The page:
George and his colleagues explained the discrepancy in the note by stating that they “do not believe the intermediate-term earnings outlook justifies putting new money to work in the stock.”
The latest bearish Bank of America call came from London-based Robert Murphy of HSBC, who initiated coverage on Bank of America Wednesday with an “underweight” recommendation and a $6.20 price target, according to Bloomberg. Murphy’s report could not be obtained.
Analysts as a group are looking for Bank of America to earn 12 cents per share on revenues of $22.77 billion, according to Thomson Reuters data. The most bearish estimate calls for a break-even quarter, while the biggest bull is looking for a 20 cent per share gain. In the first quarter of 2011, Bank of America earned 17 cents per share on revenues of $26.88 billion.
Despite a consensus view that securities dealers will post strong first-quarter numbers, Bank of America has suffered six downgrades year-to-date, as many analysts conclude the more than 75 percent rally year-to-date leaves little room for additional upside.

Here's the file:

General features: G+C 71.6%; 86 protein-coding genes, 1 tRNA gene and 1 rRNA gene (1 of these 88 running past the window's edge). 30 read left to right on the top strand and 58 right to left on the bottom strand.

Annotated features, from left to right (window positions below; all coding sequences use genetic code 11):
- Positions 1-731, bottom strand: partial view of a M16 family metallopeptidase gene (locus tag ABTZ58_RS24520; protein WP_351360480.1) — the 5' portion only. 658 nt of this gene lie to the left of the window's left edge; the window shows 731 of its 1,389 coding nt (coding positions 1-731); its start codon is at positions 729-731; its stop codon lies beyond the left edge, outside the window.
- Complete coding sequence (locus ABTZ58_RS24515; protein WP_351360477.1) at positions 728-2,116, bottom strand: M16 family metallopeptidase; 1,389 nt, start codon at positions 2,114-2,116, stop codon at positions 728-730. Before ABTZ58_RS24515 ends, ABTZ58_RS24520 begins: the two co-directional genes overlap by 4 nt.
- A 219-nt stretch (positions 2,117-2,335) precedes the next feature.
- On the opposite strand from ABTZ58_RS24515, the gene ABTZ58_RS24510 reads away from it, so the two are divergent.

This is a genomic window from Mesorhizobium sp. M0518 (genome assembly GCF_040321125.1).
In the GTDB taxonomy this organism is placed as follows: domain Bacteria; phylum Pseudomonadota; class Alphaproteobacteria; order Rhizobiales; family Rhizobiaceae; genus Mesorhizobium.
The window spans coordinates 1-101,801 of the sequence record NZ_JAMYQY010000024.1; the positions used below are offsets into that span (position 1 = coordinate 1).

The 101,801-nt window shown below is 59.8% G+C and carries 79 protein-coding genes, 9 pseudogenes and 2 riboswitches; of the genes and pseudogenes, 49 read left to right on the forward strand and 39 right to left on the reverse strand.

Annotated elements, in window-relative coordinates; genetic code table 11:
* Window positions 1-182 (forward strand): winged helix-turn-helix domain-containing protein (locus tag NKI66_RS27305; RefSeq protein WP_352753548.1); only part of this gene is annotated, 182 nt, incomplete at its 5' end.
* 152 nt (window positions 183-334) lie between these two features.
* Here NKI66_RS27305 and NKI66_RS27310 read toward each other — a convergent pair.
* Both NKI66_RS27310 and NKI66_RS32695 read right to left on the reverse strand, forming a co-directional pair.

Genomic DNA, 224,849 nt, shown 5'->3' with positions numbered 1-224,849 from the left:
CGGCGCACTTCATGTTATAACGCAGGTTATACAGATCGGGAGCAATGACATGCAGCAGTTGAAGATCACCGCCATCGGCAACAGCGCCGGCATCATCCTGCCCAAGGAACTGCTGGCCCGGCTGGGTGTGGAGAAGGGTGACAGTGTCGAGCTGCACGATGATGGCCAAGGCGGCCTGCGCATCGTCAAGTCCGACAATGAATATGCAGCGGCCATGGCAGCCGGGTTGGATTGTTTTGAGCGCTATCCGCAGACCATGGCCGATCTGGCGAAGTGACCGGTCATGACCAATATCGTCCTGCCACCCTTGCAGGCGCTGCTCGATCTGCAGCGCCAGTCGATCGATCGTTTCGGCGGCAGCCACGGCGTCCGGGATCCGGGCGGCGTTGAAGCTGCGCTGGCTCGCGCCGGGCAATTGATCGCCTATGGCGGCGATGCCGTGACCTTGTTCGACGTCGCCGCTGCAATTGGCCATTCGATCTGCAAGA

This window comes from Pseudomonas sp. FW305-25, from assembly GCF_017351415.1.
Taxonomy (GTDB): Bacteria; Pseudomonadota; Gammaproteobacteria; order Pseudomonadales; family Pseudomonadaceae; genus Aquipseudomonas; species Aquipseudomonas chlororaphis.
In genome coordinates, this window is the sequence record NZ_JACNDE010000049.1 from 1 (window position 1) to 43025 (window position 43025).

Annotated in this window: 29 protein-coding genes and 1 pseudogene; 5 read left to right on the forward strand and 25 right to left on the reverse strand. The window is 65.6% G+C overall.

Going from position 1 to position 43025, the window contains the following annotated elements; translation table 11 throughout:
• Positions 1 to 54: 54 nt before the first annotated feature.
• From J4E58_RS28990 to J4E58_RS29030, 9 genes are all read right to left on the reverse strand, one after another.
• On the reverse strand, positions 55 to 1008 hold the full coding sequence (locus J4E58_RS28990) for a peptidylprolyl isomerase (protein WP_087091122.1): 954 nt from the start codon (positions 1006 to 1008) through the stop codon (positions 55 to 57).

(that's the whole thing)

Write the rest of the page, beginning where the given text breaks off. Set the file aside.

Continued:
Evercore analyst Andrew Marquardt sounded a similar note in a March 23 downgrade of Bank of America shares.
“While this quarter may prove better than some expect in terms of capital markets rebound (albeit off easy comps from last quarter), we remain skeptical on the core earnings power longer-term in its ultimately achieving [pretax pre-provision] earnings in the [$45 billion to 50 billion range] (which is already reflected in our ‘norm’ EPS of $1.95/share),” Marquardt wrote.
Nonetheless, Marquardt cited “significant expense levers” in his report, and layoffs are expected to be a big contributor. Bank of America had 282,000 full-time employees at the end of 2011, according to its 10-K filing last month — down just 2,000 from the end of 2009.
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